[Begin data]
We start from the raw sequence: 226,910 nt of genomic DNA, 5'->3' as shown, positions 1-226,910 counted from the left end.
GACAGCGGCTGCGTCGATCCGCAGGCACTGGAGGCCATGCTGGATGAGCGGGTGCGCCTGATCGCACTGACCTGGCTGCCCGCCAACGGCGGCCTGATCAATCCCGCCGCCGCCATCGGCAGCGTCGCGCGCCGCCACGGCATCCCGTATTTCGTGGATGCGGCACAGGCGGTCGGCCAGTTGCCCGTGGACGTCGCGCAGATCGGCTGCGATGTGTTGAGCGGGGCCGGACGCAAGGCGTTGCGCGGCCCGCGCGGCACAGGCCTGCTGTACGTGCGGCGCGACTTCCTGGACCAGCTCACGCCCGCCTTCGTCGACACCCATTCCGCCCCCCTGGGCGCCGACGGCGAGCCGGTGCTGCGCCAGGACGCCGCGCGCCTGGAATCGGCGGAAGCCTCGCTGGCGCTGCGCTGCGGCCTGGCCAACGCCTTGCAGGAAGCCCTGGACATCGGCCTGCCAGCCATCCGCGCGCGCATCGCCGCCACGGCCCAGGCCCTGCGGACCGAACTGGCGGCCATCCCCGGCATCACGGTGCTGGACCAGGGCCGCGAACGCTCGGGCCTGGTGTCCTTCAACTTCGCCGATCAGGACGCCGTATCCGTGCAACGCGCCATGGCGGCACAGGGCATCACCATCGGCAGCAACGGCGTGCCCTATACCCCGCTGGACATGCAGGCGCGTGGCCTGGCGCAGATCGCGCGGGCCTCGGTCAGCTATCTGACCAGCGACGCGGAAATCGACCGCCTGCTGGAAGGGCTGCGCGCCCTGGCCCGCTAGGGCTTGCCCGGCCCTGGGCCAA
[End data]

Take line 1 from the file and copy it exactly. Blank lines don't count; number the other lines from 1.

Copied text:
We start from the raw sequence: 226,910 nt of genomic DNA, 5'->3' as shown, positions 1-226,910 counted from the left end.